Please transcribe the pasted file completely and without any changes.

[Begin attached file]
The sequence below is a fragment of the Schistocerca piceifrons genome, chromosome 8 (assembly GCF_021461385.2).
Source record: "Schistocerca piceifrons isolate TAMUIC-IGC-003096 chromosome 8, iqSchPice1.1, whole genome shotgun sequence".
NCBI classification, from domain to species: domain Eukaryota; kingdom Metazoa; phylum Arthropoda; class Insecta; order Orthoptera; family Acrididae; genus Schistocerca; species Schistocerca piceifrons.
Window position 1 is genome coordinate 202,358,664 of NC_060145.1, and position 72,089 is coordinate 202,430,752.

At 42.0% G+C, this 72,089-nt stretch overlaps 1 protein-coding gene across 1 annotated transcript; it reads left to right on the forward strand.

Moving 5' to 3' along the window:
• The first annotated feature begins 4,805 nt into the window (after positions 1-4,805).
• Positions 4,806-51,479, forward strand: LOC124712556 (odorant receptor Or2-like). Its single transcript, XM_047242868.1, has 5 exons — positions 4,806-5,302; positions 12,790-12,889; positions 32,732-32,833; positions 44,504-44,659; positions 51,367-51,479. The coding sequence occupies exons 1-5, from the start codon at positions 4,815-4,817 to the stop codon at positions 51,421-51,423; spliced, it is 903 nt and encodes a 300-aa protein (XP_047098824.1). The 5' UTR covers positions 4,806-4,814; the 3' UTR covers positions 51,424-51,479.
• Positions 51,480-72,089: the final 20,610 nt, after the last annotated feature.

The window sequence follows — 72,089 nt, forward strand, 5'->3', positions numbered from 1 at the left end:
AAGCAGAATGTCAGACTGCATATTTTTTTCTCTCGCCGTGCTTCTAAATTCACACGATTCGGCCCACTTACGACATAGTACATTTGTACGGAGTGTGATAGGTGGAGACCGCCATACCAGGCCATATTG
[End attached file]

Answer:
The sequence below is a fragment of the Schistocerca piceifrons genome, chromosome 8 (assembly GCF_021461385.2).
Source record: "Schistocerca piceifrons isolate TAMUIC-IGC-003096 chromosome 8, iqSchPice1.1, whole genome shotgun sequence".
NCBI classification, from domain to species: domain Eukaryota; kingdom Metazoa; phylum Arthropoda; class Insecta; order Orthoptera; family Acrididae; genus Schistocerca; species Schistocerca piceifrons.
Window position 1 is genome coordinate 202,358,664 of NC_060145.1, and position 72,089 is coordinate 202,430,752.

At 42.0% G+C, this 72,089-nt stretch overlaps 1 protein-coding gene across 1 annotated transcript; it reads left to right on the forward strand.

Moving 5' to 3' along the window:
• The first annotated feature begins 4,805 nt into the window (after positions 1-4,805).
• Positions 4,806-51,479, forward strand: LOC124712556 (odorant receptor Or2-like). Its single transcript, XM_047242868.1, has 5 exons — positions 4,806-5,302; positions 12,790-12,889; positions 32,732-32,833; positions 44,504-44,659; positions 51,367-51,479. The coding sequence occupies exons 1-5, from the start codon at positions 4,815-4,817 to the stop codon at positions 51,421-51,423; spliced, it is 903 nt and encodes a 300-aa protein (XP_047098824.1). The 5' UTR covers positions 4,806-4,814; the 3' UTR covers positions 51,424-51,479.
• Positions 51,480-72,089: the final 20,610 nt, after the last annotated feature.

The window sequence follows — 72,089 nt, forward strand, 5'->3', positions numbered from 1 at the left end:
AAGCAGAATGTCAGACTGCATATTTTTTTCTCTCGCCGTGCTTCTAAATTCACACGATTCGGCCCACTTACGACATAGTACATTTGTACGGAGTGTGATAGGTGGAGACCGCCATACCAGGCCATATTG